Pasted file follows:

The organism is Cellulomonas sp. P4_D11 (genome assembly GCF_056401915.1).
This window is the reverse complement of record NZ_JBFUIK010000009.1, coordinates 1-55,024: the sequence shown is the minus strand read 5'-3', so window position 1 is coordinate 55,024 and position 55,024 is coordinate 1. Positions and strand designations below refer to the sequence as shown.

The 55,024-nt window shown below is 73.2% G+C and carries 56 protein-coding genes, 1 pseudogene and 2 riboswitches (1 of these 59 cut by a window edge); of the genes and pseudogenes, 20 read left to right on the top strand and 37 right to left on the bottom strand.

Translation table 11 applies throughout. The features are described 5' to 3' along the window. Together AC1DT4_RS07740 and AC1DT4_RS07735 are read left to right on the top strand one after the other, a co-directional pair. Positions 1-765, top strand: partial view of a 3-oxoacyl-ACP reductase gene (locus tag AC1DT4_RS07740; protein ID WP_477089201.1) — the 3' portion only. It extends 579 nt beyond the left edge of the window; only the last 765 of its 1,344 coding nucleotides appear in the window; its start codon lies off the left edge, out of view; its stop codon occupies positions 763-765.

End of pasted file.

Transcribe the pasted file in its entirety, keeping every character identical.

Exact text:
The organism is Cellulomonas sp. P4_D11 (genome assembly GCF_056401915.1).
This window is the reverse complement of record NZ_JBFUIK010000009.1, coordinates 1-55,024: the sequence shown is the minus strand read 5'-3', so window position 1 is coordinate 55,024 and position 55,024 is coordinate 1. Positions and strand designations below refer to the sequence as shown.

The 55,024-nt window shown below is 73.2% G+C and carries 56 protein-coding genes, 1 pseudogene and 2 riboswitches (1 of these 59 cut by a window edge); of the genes and pseudogenes, 20 read left to right on the top strand and 37 right to left on the bottom strand.

Translation table 11 applies throughout. The features are described 5' to 3' along the window. Together AC1DT4_RS07740 and AC1DT4_RS07735 are read left to right on the top strand one after the other, a co-directional pair. Positions 1-765, top strand: partial view of a 3-oxoacyl-ACP reductase gene (locus tag AC1DT4_RS07740; protein ID WP_477089201.1) — the 3' portion only. It extends 579 nt beyond the left edge of the window; only the last 765 of its 1,344 coding nucleotides appear in the window; its start codon lies off the left edge, out of view; its stop codon occupies positions 763-765.